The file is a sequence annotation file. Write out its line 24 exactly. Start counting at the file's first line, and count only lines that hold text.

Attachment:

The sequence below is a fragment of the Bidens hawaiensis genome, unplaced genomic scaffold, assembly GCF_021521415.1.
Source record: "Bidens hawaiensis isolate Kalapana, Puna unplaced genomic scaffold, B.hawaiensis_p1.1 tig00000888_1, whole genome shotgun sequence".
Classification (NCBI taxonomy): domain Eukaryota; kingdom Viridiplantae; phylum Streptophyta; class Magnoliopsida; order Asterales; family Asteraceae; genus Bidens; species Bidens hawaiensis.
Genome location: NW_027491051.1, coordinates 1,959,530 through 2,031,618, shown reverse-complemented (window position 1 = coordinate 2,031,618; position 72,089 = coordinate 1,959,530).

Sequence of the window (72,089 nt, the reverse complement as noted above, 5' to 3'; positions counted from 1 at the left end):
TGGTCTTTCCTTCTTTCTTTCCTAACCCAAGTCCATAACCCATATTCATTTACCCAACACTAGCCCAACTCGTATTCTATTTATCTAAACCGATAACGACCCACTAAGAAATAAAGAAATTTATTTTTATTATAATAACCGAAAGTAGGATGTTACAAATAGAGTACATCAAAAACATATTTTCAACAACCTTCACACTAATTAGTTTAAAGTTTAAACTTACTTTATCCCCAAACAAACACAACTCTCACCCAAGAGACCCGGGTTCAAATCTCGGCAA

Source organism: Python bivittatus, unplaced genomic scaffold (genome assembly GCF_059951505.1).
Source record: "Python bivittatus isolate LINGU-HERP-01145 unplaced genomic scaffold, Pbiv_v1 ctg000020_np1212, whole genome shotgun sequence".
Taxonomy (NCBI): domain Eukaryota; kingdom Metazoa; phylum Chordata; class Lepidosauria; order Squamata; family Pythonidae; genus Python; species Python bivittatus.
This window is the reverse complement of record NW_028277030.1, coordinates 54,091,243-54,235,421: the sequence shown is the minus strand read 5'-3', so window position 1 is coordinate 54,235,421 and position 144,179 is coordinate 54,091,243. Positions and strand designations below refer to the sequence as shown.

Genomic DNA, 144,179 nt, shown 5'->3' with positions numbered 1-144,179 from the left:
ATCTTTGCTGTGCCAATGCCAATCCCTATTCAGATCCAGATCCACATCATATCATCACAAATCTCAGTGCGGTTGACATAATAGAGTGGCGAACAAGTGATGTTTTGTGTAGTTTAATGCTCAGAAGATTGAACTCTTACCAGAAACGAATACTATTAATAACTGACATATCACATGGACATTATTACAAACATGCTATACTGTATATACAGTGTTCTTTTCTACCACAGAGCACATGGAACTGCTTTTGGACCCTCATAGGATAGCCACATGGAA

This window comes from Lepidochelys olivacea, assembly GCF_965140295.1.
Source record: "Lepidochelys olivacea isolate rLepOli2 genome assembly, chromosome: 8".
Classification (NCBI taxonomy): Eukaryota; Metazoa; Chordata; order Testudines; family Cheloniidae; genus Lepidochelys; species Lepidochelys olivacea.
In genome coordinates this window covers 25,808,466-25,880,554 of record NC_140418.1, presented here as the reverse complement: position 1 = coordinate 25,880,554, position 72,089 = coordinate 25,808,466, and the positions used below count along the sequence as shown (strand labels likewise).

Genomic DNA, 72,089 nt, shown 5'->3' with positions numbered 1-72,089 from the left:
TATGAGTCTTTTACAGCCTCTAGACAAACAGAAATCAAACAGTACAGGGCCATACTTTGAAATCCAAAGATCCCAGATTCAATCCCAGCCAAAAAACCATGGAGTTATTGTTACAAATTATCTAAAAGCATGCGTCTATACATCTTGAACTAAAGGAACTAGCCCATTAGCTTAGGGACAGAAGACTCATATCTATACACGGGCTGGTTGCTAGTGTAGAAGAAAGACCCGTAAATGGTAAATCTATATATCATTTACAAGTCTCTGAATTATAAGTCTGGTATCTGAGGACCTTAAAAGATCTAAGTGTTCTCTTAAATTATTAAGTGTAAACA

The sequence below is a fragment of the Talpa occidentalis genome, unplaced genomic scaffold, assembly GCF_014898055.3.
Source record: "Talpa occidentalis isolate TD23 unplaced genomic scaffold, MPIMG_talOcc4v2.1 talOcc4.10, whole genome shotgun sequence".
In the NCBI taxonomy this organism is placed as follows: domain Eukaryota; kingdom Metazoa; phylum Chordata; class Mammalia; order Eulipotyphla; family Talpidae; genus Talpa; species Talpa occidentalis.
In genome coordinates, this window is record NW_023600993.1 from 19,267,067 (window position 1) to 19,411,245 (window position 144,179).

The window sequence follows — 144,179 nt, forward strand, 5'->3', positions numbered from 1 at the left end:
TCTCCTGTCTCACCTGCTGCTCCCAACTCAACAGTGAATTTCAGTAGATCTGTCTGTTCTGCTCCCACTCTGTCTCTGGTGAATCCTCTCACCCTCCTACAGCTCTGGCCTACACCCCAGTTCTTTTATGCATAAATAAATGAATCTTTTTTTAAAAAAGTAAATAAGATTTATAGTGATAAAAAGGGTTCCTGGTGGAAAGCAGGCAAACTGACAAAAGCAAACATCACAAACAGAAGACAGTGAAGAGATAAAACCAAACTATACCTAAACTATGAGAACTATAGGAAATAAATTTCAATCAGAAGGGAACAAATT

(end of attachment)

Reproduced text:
TCTCCTGTCTCACCTGCTGCTCCCAACTCAACAGTGAATTTCAGTAGATCTGTCTGTTCTGCTCCCACTCTGTCTCTGGTGAATCCTCTCACCCTCCTACAGCTCTGGCCTACACCCCAGTTCTTTTATGCATAAATAAATGAATCTTTTTTTAAAAAAGTAAATAAGATTTATAGTGATAAAAAGGGTTCCTGGTGGAAAGCAGGCAAACTGACAAAAGCAAACATCACAAACAGAAGACAGTGAAGAGATAAAACCAAACTATACCTAAACTATGAGAACTATAGGAAATAAATTTCAATCAGAAGGGAACAAATT